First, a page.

One thing my mother has passed along to me along with grandmother's linen and narrow feet is that Laurence Olivier is the only actor worth cutting off your arm for. In his case, actually, it would more likely be jumping out of a tree for, or leaping over a wall for. The British-produced two-part biography of Lord Olivier that begins tonight on WETA-Channel 26 at 9 p.m. does everything, thank heavens, to confirm that view, and nothing to tarnish his position as genius and standard-bearer of excellence.
From the opening film clip, one of Olivier as a beefy policeman watching the first-ever motion picture in the obscure "The Magic Box" (1951), to the closing shot of the aging star walking slowly off the stage of the Old Vic theater, "Laurence Olivier -- A Life" (a part of the Great Performances series) is put together with taste, intelligence and wit. The interviewer is Melvyn Bragg, who also edited the three hours of film, and one can only hope that Barbara Walters and her colleagues will watch and take notes. Bragg, while clearly (and properly) respectful and admiring, never fawns or asks inane questions. Filmed over a period of several months in 1982, when Olivier was 74 and 75, the program shows the actor in a variety of moods from expansive and chatty to testy and pensive.
Most of the anecdotes will be familiar to those who have read Olivier's autobiography and the several books about him; the beauty here is hearing him or one of his friends tell them, and they love to tell stories. Launching into the well-known story of how his father told him, as he took a lukewarm bath, that he would be an actor, Olivier lubricates the tale as though he were telling it for the first time. Furthermore, many of the stories are illustrated with film clips or pictures, an artful use of the medium that makes this film a real treasure.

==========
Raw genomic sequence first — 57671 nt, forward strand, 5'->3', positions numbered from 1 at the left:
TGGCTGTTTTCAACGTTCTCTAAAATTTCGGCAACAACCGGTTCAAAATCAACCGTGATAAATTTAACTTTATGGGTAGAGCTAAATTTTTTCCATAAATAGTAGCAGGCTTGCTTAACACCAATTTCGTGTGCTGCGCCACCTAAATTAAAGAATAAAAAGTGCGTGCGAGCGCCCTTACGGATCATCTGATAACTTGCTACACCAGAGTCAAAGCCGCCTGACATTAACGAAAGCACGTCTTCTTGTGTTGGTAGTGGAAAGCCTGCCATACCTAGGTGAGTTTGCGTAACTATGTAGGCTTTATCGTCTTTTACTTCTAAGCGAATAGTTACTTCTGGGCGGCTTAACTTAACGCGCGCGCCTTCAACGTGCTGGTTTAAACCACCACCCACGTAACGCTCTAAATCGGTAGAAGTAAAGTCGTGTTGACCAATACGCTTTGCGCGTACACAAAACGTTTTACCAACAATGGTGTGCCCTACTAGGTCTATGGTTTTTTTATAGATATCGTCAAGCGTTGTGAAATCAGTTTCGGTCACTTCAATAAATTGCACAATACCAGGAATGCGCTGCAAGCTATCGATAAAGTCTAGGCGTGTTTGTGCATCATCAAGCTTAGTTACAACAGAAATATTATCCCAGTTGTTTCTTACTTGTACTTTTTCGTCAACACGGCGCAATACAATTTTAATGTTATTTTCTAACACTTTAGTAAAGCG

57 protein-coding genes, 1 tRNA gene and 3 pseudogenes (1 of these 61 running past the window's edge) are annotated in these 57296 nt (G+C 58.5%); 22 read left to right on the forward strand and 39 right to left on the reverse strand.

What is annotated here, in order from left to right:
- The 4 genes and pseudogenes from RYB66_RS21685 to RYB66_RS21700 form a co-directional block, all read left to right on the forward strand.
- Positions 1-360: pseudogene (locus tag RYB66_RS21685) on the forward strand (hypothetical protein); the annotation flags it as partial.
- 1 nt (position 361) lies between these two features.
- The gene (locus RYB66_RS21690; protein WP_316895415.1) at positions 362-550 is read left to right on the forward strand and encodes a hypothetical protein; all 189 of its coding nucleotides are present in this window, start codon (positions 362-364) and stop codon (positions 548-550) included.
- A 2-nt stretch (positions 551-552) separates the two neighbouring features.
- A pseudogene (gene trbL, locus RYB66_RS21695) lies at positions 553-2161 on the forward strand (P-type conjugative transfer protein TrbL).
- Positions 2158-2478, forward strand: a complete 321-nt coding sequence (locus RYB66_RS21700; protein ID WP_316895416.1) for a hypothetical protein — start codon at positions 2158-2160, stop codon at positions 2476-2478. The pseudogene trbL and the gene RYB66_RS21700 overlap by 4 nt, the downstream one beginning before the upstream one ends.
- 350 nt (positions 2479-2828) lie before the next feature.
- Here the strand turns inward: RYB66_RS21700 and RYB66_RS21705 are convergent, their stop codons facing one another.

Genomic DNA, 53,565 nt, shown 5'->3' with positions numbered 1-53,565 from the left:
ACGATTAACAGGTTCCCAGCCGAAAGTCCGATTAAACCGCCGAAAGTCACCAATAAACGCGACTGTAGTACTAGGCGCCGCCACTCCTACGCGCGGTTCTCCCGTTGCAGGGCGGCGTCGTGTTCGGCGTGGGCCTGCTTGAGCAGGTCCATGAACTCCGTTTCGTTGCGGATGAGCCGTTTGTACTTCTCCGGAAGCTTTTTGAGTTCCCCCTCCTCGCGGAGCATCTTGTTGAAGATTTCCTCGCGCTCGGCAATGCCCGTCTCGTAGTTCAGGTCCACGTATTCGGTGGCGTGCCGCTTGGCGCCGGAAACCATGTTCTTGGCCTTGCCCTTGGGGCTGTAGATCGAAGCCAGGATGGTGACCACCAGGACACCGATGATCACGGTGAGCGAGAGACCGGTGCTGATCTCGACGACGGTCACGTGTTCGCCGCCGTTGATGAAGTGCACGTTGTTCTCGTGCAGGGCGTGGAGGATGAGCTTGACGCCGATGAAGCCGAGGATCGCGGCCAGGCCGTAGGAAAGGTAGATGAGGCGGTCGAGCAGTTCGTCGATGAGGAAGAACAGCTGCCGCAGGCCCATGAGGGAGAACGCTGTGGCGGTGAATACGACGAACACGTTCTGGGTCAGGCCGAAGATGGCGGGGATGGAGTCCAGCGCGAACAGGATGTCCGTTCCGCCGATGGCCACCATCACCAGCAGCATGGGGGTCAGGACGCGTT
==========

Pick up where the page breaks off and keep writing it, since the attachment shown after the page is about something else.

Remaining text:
Olivier describes how, when directing his landmark film of "Henry V," he had to demonstrate for the Irish farmers he hired as extras how he wanted them to jump out of a tree, and the story is followed by a clip from the film showing the scene. A section describing his Hollywood years and efforts to get his then wife-to-be Vivien Leigh film roles is augmented with rare footage of her screen test -- with him -- for "Rebecca."
One of the real joys of the film is the appearance of Sir Ralph Richardson, who died in 1983, talking about his old friend as though he were chatting over the back fence. "Fifty years and never a cross word," he says, "very delightful fellow . . ." and then proceeds to tell several stories that describe cross words as well as youthful and not-so-youthful shenanigans. "In the days when we were young he was much younger than I was," Richardson muses toward the end of the program. "Now he's older," he says, attributing the difference to Olivier's having done much more in his life than he, Richardson, had.